Wednesday, 27 June 2012

Belize’s Barrier Reef, an Ultimate Diver’s Mecca


Belize Barrier Reef-Placencia
Belize’s amazing Barrier Reef is any avid diver’ or snorkeler’s aquatic playground that provides the ultimate experience. Divers from all over the world are discovering Belize’s exotic marine life and pristine waters and attest to the barrier reef being a colossal aquarium of exotic critters, graceful invertebrates, and colorful sea life. Spanning most of Belize’s coastline with 185 miles, this reef is the longest in the Western Hemisphere.

Belize has a remarkably high concentration of marine life. Schools of exotic fish, colorful coral gardens, grottos and walls lined with sponges appearing to have internal bioluminescence, caverns decorated with stalactites and ocean critters are ever present. More than 50 species of corals and 400 species of fish call these waters home including the horse-eye jack, barracuda, yellowtail snapper, pompano and goliath grouper often seen cruising the reef.

Belize Barrier Reef- Sea Turtle
With spectacular strings of unspoiled islands atop sparkling clear waters and three atolls, Belize is a mecca for divers and a water-borne Garden of Eden for water sports enthusiasts.

Hol Chan Marine Reserve, an offshore caye, is an excellent diving area easily accessed from San Pedro and Caye Caulker – two formerly sleepy fishing villages offshore and now popular tourist destinations and hub for divers. Inside the reef, coral rises to the surface in a long snaking ridge. Outside, the reef gently slopes down to some 40 feet, revealing many shallow water corals and a plethora of gorgonians. The sloping ledge is deeply cut with cracks and crevices winding to the reef’s outer edge where a great wall drops to the depths of the sea.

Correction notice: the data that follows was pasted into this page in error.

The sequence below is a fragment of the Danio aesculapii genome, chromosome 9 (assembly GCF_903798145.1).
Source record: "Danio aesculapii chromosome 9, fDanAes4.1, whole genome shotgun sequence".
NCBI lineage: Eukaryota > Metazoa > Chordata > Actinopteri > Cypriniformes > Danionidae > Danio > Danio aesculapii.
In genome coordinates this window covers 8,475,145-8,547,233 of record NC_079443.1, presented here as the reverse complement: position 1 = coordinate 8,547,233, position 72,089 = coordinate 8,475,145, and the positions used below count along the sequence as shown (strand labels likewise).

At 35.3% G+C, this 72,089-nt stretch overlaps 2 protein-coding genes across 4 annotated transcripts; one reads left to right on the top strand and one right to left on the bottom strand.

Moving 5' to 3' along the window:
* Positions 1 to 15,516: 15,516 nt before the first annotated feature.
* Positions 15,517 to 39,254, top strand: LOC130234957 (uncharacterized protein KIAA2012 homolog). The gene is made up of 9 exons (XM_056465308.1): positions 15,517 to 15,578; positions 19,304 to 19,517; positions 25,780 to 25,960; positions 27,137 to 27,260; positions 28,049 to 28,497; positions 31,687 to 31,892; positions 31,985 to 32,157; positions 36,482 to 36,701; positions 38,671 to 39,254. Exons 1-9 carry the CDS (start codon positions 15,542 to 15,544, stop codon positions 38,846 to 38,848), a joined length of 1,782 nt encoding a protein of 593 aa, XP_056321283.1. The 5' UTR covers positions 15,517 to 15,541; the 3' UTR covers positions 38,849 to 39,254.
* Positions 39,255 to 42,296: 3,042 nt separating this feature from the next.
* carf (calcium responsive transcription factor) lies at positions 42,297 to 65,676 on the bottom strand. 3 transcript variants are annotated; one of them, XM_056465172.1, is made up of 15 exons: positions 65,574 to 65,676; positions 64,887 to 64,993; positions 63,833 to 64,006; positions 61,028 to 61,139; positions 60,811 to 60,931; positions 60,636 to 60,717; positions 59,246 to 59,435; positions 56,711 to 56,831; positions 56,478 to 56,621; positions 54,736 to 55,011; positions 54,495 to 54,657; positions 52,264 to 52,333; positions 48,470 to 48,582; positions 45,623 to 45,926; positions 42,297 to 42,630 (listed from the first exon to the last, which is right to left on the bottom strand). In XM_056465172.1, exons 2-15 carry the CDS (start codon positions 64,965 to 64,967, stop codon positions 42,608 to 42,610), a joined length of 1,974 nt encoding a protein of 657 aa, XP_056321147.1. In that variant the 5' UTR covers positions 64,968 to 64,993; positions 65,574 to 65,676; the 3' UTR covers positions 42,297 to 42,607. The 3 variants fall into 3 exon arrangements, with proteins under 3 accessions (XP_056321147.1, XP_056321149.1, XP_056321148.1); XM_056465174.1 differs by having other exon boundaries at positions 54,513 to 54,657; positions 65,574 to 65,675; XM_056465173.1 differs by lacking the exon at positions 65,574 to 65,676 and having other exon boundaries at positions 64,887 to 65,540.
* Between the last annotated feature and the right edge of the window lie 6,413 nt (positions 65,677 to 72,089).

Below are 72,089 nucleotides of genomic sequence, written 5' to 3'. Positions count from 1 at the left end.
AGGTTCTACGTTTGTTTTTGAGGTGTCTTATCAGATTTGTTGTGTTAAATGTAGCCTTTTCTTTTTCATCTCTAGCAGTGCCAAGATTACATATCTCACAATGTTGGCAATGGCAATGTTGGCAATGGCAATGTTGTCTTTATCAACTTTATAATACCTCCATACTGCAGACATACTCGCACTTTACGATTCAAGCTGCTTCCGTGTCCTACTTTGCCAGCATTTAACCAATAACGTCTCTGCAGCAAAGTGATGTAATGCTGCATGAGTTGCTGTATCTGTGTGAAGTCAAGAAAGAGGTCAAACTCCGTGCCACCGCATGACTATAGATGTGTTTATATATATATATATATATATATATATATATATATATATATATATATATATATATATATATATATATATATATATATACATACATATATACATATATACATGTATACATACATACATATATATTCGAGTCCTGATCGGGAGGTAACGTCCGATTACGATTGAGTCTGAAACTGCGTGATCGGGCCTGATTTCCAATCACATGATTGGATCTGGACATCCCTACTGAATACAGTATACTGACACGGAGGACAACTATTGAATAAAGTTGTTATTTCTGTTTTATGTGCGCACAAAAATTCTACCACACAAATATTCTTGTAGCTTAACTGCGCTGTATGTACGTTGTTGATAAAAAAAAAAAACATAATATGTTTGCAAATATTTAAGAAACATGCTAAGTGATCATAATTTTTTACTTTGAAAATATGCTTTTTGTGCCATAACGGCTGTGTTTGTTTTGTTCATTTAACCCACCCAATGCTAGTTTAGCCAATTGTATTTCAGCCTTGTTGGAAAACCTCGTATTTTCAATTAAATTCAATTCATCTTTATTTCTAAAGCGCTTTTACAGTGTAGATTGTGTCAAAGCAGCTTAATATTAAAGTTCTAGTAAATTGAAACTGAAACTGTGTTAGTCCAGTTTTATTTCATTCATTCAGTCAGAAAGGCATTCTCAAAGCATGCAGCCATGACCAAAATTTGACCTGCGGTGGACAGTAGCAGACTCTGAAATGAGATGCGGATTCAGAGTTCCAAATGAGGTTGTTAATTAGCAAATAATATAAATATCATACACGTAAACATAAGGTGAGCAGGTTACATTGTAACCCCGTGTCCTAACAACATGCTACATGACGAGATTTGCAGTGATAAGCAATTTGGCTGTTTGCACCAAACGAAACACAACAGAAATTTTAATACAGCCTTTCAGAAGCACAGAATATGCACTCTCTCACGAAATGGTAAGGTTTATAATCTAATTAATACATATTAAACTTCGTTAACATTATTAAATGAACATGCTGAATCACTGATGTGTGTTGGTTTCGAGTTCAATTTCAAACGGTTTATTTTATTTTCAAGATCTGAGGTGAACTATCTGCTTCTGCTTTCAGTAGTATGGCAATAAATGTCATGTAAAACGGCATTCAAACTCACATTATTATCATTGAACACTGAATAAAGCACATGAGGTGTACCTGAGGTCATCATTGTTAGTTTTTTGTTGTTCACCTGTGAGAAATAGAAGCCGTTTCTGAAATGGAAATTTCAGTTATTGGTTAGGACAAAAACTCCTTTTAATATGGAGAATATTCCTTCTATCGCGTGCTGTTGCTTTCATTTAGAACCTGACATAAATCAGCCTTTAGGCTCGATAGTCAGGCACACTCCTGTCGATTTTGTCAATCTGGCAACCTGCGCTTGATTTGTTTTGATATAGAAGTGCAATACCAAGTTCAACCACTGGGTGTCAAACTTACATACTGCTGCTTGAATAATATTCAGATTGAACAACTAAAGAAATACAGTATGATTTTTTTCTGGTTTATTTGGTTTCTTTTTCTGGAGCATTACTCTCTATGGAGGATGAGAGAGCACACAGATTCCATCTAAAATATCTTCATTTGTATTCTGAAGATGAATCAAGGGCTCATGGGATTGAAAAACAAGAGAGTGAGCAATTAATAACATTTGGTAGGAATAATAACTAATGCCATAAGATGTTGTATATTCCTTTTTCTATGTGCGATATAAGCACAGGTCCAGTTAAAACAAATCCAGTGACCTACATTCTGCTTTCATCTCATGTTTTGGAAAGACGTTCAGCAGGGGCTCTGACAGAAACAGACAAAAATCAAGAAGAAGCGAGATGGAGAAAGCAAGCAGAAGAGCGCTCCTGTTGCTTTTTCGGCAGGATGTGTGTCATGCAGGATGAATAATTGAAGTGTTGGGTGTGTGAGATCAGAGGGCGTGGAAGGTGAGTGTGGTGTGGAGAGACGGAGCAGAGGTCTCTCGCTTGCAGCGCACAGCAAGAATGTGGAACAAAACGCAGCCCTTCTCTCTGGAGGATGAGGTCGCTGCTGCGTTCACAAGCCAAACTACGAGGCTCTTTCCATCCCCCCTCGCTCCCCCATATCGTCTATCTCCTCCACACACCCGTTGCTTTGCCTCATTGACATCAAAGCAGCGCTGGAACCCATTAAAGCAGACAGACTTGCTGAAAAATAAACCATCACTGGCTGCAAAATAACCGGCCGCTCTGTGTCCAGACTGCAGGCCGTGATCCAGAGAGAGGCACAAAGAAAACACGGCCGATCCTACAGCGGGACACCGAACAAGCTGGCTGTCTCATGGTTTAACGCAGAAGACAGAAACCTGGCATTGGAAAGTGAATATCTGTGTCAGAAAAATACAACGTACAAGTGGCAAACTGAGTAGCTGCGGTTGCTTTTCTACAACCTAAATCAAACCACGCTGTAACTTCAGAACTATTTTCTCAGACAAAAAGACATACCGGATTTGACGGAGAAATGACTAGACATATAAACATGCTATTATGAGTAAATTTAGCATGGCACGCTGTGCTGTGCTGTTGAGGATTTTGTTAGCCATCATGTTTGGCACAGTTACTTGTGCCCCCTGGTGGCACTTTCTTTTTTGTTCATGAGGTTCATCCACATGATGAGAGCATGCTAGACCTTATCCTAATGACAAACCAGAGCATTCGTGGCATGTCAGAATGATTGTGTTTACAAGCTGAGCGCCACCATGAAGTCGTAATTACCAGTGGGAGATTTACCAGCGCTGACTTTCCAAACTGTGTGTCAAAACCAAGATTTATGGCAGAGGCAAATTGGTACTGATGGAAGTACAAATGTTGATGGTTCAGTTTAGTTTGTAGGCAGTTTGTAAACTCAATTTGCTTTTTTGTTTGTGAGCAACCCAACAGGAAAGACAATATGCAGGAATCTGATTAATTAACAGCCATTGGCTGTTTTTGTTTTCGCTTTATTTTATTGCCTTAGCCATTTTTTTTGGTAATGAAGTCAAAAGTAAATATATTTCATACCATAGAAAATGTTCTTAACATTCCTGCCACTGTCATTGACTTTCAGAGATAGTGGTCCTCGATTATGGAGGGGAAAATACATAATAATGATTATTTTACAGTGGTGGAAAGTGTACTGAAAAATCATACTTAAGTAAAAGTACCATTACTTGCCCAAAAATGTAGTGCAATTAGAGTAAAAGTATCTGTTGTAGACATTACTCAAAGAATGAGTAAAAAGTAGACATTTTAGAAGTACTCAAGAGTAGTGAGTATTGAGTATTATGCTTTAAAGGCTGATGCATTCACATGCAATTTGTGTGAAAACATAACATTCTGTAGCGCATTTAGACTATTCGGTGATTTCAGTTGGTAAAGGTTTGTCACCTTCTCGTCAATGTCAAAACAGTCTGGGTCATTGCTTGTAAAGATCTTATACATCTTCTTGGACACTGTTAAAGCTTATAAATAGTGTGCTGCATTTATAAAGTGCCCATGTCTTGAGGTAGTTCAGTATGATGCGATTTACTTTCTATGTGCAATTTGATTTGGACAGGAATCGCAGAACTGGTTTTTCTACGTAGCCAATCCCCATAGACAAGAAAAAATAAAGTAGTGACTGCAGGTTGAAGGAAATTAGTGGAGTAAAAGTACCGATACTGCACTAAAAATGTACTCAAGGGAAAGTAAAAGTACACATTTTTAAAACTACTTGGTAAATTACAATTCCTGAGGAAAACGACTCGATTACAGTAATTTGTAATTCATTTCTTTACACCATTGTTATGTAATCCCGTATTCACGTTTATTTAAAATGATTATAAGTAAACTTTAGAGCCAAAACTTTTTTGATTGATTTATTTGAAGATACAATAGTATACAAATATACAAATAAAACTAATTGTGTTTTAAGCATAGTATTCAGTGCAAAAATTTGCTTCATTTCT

At Turneffe Islands, Lighthouse Reef and Glover’s Reef, the atolls provide scenic underwater topography and offer excellent variety of diving options. 


Belize Barrier Reef- Conch on Sea-floor
A truly fascinating phenomenon at Lighthouse Reef is the iconic Blue Hole. A titanic cave, once dry as demonstrated by the presence of stalactites, has been submerged since the end of the last Ice Age. A portion of its ceiling collapsed at some point in time, creating a blue hole more than 400 feet deep and nearly 1,000 feet across. At 100 feet, the wall gives way to a deep undercut. At a depth of 130 feet, the softly lit cavern’s 25 feet and upside-down monoliths hang from the ceiling. The sight of stalactites, silhouetted against the blue glow of the filtered light coming from beyond the ledge, is no ordinary experience. Some are so large that five divers side by side would not be enough to encompass them.

For all these reasons, Belize is the ultimate archipelago of natural and unspoiled beauty like a shining gem in the sun and mecca for divers from all over the world. But don’t take our word for it, be on the inside of Belize’s underwater paradise!